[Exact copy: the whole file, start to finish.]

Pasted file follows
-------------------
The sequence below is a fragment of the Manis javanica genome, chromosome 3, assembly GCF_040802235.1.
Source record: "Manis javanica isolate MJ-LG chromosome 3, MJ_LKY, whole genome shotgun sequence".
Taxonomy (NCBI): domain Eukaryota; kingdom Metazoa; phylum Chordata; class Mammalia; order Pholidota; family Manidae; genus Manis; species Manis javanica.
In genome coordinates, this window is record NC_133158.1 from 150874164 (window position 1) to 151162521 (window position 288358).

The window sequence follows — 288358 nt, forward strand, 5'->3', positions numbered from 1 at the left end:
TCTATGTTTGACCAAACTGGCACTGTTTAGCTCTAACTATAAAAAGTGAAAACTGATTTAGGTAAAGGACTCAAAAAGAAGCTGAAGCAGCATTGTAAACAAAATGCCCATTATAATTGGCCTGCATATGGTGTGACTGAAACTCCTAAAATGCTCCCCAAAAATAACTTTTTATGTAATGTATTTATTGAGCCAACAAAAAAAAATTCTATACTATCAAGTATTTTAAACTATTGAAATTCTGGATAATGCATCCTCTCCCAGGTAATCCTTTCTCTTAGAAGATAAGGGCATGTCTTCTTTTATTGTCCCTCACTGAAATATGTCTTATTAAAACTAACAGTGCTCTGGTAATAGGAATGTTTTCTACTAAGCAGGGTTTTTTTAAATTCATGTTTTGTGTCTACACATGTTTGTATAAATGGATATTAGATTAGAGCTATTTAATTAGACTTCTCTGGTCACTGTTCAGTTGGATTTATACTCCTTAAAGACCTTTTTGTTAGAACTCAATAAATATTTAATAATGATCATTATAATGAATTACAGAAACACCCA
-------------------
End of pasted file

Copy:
The sequence below is a fragment of the Manis javanica genome, chromosome 3, assembly GCF_040802235.1.
Source record: "Manis javanica isolate MJ-LG chromosome 3, MJ_LKY, whole genome shotgun sequence".
Taxonomy (NCBI): domain Eukaryota; kingdom Metazoa; phylum Chordata; class Mammalia; order Pholidota; family Manidae; genus Manis; species Manis javanica.
In genome coordinates, this window is record NC_133158.1 from 150874164 (window position 1) to 151162521 (window position 288358).

The window sequence follows — 288358 nt, forward strand, 5'->3', positions numbered from 1 at the left end:
TCTATGTTTGACCAAACTGGCACTGTTTAGCTCTAACTATAAAAAGTGAAAACTGATTTAGGTAAAGGACTCAAAAAGAAGCTGAAGCAGCATTGTAAACAAAATGCCCATTATAATTGGCCTGCATATGGTGTGACTGAAACTCCTAAAATGCTCCCCAAAAATAACTTTTTATGTAATGTATTTATTGAGCCAACAAAAAAAAATTCTATACTATCAAGTATTTTAAACTATTGAAATTCTGGATAATGCATCCTCTCCCAGGTAATCCTTTCTCTTAGAAGATAAGGGCATGTCTTCTTTTATTGTCCCTCACTGAAATATGTCTTATTAAAACTAACAGTGCTCTGGTAATAGGAATGTTTTCTACTAAGCAGGGTTTTTTTAAATTCATGTTTTGTGTCTACACATGTTTGTATAAATGGATATTAGATTAGAGCTATTTAATTAGACTTCTCTGGTCACTGTTCAGTTGGATTTATACTCCTTAAAGACCTTTTTGTTAGAACTCAATAAATATTTAATAATGATCATTATAATGAATTACAGAAACACCCA